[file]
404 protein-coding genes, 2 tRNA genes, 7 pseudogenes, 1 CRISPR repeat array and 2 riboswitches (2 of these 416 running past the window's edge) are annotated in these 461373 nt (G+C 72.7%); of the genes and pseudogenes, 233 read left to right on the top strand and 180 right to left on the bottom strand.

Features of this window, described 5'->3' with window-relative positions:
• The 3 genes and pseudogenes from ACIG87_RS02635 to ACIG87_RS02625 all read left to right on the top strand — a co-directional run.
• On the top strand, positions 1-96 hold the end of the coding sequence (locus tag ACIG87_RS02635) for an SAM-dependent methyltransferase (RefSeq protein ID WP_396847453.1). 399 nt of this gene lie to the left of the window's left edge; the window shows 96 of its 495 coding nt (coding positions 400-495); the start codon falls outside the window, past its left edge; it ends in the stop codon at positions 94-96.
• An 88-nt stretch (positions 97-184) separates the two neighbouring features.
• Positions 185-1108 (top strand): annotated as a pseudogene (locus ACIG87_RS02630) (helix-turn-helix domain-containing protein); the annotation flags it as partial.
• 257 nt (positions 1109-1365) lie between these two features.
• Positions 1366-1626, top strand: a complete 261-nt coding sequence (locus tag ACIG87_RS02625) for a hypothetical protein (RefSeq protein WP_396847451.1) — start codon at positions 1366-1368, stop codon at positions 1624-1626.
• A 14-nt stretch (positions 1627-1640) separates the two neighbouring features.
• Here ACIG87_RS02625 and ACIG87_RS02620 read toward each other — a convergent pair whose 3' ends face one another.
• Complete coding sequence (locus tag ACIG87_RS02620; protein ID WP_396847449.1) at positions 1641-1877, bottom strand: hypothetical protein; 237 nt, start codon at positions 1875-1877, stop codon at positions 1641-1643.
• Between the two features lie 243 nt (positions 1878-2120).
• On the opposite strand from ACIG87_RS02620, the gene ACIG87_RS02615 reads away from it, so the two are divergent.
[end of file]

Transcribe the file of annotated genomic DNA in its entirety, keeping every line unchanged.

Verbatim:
404 protein-coding genes, 2 tRNA genes, 7 pseudogenes, 1 CRISPR repeat array and 2 riboswitches (2 of these 416 running past the window's edge) are annotated in these 461373 nt (G+C 72.7%); of the genes and pseudogenes, 233 read left to right on the top strand and 180 right to left on the bottom strand.

Features of this window, described 5'->3' with window-relative positions:
• The 3 genes and pseudogenes from ACIG87_RS02635 to ACIG87_RS02625 all read left to right on the top strand — a co-directional run.
• On the top strand, positions 1-96 hold the end of the coding sequence (locus tag ACIG87_RS02635) for an SAM-dependent methyltransferase (RefSeq protein ID WP_396847453.1). 399 nt of this gene lie to the left of the window's left edge; the window shows 96 of its 495 coding nt (coding positions 400-495); the start codon falls outside the window, past its left edge; it ends in the stop codon at positions 94-96.
• An 88-nt stretch (positions 97-184) separates the two neighbouring features.
• Positions 185-1108 (top strand): annotated as a pseudogene (locus ACIG87_RS02630) (helix-turn-helix domain-containing protein); the annotation flags it as partial.
• 257 nt (positions 1109-1365) lie between these two features.
• Positions 1366-1626, top strand: a complete 261-nt coding sequence (locus tag ACIG87_RS02625) for a hypothetical protein (RefSeq protein WP_396847451.1) — start codon at positions 1366-1368, stop codon at positions 1624-1626.
• A 14-nt stretch (positions 1627-1640) separates the two neighbouring features.
• Here ACIG87_RS02625 and ACIG87_RS02620 read toward each other — a convergent pair whose 3' ends face one another.
• Complete coding sequence (locus tag ACIG87_RS02620; protein ID WP_396847449.1) at positions 1641-1877, bottom strand: hypothetical protein; 237 nt, start codon at positions 1875-1877, stop codon at positions 1641-1643.
• Between the two features lie 243 nt (positions 1878-2120).
• On the opposite strand from ACIG87_RS02620, the gene ACIG87_RS02615 reads away from it, so the two are divergent.